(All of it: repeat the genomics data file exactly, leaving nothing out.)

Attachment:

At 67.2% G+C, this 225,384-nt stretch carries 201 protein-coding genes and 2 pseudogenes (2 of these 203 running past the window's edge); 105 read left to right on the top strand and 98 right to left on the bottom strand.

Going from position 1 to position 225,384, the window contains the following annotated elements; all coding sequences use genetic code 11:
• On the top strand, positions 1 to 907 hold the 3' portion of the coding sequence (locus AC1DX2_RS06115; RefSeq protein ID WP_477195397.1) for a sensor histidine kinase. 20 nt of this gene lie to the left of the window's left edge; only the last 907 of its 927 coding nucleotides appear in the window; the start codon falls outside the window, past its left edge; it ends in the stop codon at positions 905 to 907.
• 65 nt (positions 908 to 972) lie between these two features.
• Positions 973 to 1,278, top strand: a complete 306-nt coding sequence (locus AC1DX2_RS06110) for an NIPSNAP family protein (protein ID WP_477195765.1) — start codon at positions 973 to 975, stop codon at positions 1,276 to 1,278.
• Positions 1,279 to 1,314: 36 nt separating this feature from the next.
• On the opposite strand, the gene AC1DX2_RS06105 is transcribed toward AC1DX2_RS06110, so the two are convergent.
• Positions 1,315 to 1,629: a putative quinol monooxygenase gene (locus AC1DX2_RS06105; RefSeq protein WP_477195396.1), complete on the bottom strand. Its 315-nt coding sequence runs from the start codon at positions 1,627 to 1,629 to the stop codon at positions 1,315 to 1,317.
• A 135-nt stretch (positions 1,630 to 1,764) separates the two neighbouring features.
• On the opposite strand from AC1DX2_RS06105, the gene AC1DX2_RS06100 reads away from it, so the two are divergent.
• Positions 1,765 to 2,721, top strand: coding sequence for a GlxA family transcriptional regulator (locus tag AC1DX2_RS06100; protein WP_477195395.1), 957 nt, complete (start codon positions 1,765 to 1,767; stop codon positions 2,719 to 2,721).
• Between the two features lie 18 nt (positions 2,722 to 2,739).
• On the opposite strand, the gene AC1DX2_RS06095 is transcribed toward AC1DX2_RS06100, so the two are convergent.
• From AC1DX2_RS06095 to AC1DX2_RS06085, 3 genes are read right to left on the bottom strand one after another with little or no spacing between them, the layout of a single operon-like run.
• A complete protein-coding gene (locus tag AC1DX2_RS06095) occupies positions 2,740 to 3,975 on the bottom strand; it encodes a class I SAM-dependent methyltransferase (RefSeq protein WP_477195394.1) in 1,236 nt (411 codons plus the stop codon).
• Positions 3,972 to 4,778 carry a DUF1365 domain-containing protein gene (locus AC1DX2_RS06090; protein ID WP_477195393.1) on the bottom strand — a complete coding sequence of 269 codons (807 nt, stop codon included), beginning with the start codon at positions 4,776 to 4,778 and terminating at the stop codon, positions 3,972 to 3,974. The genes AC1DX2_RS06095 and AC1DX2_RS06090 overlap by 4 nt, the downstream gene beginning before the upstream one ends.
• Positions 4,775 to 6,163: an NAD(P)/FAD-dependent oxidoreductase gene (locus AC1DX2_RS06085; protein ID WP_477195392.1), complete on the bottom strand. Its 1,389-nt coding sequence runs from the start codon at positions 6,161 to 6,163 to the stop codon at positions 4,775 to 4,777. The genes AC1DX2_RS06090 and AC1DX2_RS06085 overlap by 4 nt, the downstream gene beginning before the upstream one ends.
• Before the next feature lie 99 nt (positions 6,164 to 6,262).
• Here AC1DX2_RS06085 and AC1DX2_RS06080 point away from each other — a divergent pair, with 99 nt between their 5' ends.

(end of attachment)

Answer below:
At 67.2% G+C, this 225,384-nt stretch carries 201 protein-coding genes and 2 pseudogenes (2 of these 203 running past the window's edge); 105 read left to right on the top strand and 98 right to left on the bottom strand.

Going from position 1 to position 225,384, the window contains the following annotated elements; all coding sequences use genetic code 11:
• On the top strand, positions 1 to 907 hold the 3' portion of the coding sequence (locus AC1DX2_RS06115; RefSeq protein ID WP_477195397.1) for a sensor histidine kinase. 20 nt of this gene lie to the left of the window's left edge; only the last 907 of its 927 coding nucleotides appear in the window; the start codon falls outside the window, past its left edge; it ends in the stop codon at positions 905 to 907.
• 65 nt (positions 908 to 972) lie between these two features.
• Positions 973 to 1,278, top strand: a complete 306-nt coding sequence (locus AC1DX2_RS06110) for an NIPSNAP family protein (protein ID WP_477195765.1) — start codon at positions 973 to 975, stop codon at positions 1,276 to 1,278.
• Positions 1,279 to 1,314: 36 nt separating this feature from the next.
• On the opposite strand, the gene AC1DX2_RS06105 is transcribed toward AC1DX2_RS06110, so the two are convergent.
• Positions 1,315 to 1,629: a putative quinol monooxygenase gene (locus AC1DX2_RS06105; RefSeq protein WP_477195396.1), complete on the bottom strand. Its 315-nt coding sequence runs from the start codon at positions 1,627 to 1,629 to the stop codon at positions 1,315 to 1,317.
• A 135-nt stretch (positions 1,630 to 1,764) separates the two neighbouring features.
• On the opposite strand from AC1DX2_RS06105, the gene AC1DX2_RS06100 reads away from it, so the two are divergent.
• Positions 1,765 to 2,721, top strand: coding sequence for a GlxA family transcriptional regulator (locus tag AC1DX2_RS06100; protein WP_477195395.1), 957 nt, complete (start codon positions 1,765 to 1,767; stop codon positions 2,719 to 2,721).
• Between the two features lie 18 nt (positions 2,722 to 2,739).
• On the opposite strand, the gene AC1DX2_RS06095 is transcribed toward AC1DX2_RS06100, so the two are convergent.
• From AC1DX2_RS06095 to AC1DX2_RS06085, 3 genes are read right to left on the bottom strand one after another with little or no spacing between them, the layout of a single operon-like run.
• A complete protein-coding gene (locus tag AC1DX2_RS06095) occupies positions 2,740 to 3,975 on the bottom strand; it encodes a class I SAM-dependent methyltransferase (RefSeq protein WP_477195394.1) in 1,236 nt (411 codons plus the stop codon).
• Positions 3,972 to 4,778 carry a DUF1365 domain-containing protein gene (locus AC1DX2_RS06090; protein ID WP_477195393.1) on the bottom strand — a complete coding sequence of 269 codons (807 nt, stop codon included), beginning with the start codon at positions 4,776 to 4,778 and terminating at the stop codon, positions 3,972 to 3,974. The genes AC1DX2_RS06095 and AC1DX2_RS06090 overlap by 4 nt, the downstream gene beginning before the upstream one ends.
• Positions 4,775 to 6,163: an NAD(P)/FAD-dependent oxidoreductase gene (locus AC1DX2_RS06085; protein ID WP_477195392.1), complete on the bottom strand. Its 1,389-nt coding sequence runs from the start codon at positions 6,161 to 6,163 to the stop codon at positions 4,775 to 4,777. The genes AC1DX2_RS06090 and AC1DX2_RS06085 overlap by 4 nt, the downstream gene beginning before the upstream one ends.
• Before the next feature lie 99 nt (positions 6,164 to 6,262).
• Here AC1DX2_RS06085 and AC1DX2_RS06080 point away from each other — a divergent pair, with 99 nt between their 5' ends.